JpGU-AGU Joint Meeting 2017

Presentation information

[JJ] Oral

S (Solid Earth Sciences) » S-GL Geology

[S-GL36] [JJ] Regional geology and tectonics

Mon. May 22, 2017 10:45 AM - 12:15 PM A09 (Tokyo Bay Makuhari Hall)

convener:Takeshi Yamagata(Department of Natural Sciences, Komazawa university), Makoto Otsubo(National Institute of Advanced Industrial Science and Technology (AIST), Institute of Earthquake and Volcano Geology), Chairperson:Takeshi Yamagata(Department of Natural Sciences, Komazawa University)

10:45 AM - 11:00 AM

[SGL36-06] Secular change in provenance of Early Cretaceous Japan arc: detrital zircon geochronology of fore-arc sandstones

*Ryo Hasegawa1, Yukio Isozaki1, Yukiyasu Tsutsumi2, Hiroki Nakahata1 (1.Univ. Tokyo, 2.National Mus. Nat. Sci)

Keywords:Creataceous, arc-trench system, detrital zircon, U-Pb age, SW Japan, provenance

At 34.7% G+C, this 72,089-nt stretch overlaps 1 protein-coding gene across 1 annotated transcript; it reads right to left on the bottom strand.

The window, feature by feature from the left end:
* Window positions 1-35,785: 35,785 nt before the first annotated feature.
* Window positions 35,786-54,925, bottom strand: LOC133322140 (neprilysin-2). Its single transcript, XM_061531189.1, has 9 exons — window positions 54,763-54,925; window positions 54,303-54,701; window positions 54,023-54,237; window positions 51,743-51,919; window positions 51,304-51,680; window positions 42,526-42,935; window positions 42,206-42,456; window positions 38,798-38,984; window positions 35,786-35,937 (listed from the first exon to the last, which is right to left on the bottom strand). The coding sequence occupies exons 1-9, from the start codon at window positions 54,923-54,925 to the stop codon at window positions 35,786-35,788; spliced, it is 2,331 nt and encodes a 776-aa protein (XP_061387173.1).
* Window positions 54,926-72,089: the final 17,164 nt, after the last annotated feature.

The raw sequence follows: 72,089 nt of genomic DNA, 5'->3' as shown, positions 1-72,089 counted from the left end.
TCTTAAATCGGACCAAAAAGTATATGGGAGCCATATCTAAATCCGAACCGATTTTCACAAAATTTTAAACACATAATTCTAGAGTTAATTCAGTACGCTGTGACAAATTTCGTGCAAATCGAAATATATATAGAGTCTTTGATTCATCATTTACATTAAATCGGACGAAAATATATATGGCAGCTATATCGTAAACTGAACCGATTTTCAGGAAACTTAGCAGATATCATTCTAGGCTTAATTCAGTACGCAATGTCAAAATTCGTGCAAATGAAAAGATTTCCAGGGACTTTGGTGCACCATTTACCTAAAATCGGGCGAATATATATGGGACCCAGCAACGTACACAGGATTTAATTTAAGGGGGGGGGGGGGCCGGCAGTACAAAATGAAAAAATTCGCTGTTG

The orogenic edifice of the Cretaceous Japan arc-trench system is relatively well preserved, particularly with the Ryoke granite belt (magmatic arc) and Sanbagawa blueschist belt (deeper Wadati-Benioff zone). For reconstructing the distributary pattern of terrigenous clastics within the ancient arc-trench system, U-Pb dating of detrital zircon is effective; e.g., the differentiation of fore-arc, intra-arc, and back-arc basins was demonstrated clearly (Nakahata et al., 2015, 2016a, 2016b). This study further investigated detrital zircon chronology of the latest Jurassic-Early Cretaceous sandstones in SW Japan, for constraining the onset of sedimentation in major arc-related basins and their differentiation. The result shows that late Paleozoic to mid-Mesozoic granitoids, particularly early Jurassic one, exposed in the Late Jurassic to Early Cretaceous Japan arc to feed fore-arc basins, although these older granitoids are extremely rare in Japan at present and that continent-derived or recycled Proterozoic clastics, mostly from North and South China blocks, were supplied steadily to the fore-arc domain until the Hauterivian (E. Cretaceous), but were almost totally shut down after the Barremian. This likely reflected the emergence of a major topographic relief within the arc that behaved as a significant barrier to prohibit continental sediment flux to the fore-arc domain. The intensified arc magmatism during the Cretaceous likely emplaced a large volume of new arc-granitoids to form a batholith belt in deeper crust and to uplift older crustal rocks on the surface.